For the Rate My Professors group project, my group, Cumulus, decided to use a weighting scheme instead of a thresholding method. In order to do a weighting of Easiness and Quality, I needed to acquire the number of ratings for each category of rating (5 star, 4 star, 3 star, 2 star, 1 star). Thus, I have to access every professor’s page on Rate My Professor in the Big Ten. In class, we were discussing how long it would take to scrape each professor’s page on RMP, and we decided it was somewhere on the magnitude of less than an hour. Well, let’s just say that was a little off…by a factor of 10.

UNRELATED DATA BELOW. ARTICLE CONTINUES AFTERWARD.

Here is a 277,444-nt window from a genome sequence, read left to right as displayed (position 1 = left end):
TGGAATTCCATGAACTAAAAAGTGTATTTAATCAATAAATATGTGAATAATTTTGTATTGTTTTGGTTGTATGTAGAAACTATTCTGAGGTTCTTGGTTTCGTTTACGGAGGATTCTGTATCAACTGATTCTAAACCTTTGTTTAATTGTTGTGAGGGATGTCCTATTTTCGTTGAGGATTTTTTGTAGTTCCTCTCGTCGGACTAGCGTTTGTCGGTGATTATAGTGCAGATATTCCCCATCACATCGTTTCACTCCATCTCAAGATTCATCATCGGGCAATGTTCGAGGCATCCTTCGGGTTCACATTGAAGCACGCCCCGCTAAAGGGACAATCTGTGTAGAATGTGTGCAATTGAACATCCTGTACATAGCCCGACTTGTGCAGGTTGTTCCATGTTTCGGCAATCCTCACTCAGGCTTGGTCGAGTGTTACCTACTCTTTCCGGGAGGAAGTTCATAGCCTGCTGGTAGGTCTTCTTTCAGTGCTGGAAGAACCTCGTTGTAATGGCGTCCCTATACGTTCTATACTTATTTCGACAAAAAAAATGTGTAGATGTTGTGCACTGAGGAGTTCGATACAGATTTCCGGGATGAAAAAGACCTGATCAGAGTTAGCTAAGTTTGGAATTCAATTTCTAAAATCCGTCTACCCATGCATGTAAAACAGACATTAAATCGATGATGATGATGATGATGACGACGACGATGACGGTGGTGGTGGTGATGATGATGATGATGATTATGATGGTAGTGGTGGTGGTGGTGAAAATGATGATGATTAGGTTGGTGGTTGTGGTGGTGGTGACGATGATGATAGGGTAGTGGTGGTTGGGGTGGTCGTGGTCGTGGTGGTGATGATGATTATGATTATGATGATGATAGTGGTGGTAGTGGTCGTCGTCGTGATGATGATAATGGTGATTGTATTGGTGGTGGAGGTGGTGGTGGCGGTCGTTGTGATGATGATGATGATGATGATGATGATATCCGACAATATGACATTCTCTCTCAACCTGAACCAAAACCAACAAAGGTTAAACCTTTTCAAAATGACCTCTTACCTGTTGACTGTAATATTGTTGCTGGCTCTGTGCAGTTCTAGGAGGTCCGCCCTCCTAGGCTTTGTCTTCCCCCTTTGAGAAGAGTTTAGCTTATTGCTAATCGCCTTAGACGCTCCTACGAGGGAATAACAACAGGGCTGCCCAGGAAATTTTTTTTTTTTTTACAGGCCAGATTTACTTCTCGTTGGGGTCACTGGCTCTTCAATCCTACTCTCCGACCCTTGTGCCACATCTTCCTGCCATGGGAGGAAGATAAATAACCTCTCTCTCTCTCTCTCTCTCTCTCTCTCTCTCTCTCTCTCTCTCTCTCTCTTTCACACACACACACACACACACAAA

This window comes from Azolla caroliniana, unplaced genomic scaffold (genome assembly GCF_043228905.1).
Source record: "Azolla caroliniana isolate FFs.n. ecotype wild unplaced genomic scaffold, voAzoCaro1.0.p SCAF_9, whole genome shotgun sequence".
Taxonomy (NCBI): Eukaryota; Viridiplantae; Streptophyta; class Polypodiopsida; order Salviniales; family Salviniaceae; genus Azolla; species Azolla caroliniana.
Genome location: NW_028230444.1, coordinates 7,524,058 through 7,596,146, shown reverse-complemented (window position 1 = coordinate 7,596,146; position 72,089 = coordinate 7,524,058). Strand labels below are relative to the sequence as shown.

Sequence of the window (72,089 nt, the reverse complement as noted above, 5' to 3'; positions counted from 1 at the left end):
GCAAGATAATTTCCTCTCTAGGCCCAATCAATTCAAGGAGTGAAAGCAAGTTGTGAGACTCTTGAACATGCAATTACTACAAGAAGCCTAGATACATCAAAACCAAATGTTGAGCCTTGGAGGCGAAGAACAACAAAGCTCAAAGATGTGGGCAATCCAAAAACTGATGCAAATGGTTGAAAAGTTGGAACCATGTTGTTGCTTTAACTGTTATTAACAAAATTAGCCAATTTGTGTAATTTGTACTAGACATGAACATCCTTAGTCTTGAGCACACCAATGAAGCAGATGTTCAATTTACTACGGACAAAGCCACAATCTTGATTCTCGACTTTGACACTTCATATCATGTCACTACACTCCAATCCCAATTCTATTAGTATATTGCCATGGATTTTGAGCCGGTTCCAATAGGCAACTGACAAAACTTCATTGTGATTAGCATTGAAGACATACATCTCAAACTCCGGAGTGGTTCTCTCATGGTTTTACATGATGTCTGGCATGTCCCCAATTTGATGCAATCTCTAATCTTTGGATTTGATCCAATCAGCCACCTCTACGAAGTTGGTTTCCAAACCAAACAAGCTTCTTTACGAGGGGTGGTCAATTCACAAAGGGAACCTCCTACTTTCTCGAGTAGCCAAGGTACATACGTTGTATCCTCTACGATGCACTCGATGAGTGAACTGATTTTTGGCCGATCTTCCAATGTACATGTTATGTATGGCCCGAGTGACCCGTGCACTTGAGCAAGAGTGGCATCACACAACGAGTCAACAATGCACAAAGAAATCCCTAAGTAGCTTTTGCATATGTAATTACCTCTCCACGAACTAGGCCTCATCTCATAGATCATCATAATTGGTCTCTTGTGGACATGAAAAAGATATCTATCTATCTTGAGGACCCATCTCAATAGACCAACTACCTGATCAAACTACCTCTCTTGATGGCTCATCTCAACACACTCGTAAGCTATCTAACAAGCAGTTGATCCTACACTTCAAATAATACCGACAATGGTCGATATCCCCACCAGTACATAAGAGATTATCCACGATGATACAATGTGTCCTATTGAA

Right now, my scraper is averaging an hour per university, meaning that to scrape the entire Big 10, it will take roughly 12 hours. Currently, my scraper is scraping its third university and has been running for two hours and 24 minutes. I haven’t taken any classes that discuss the efficiency of code, so there might be a way to scrape the data faster, but I imagine it would still take a long time (my internet connection may play a role in this too, but I would say it’s acceptable ~5-10MBs/sec on average). With all this taken into consideration, I don’t think I ever quite understood the magnitude of our scraper or the amount of data it was scraping until I changed the scraper so that it visits every professors’ page. In addition, the magnitude of a mistake in your code is much larger–on my first iteration, my code ran for roughly 40 minutes and I received an error caused by my stem_list.txt file not being in the same directory as the Python file when it was called. Because I wasn’t writing the scraped information to txt files right away and instead was storing the information in lists, I wasted 40 minutes of scraping. I know this isn’t the most interesting blog post in the world, but I thought members of our class might find it interesting how long the code ran after visiting each professor’s page rather than visiting 26 pages per university.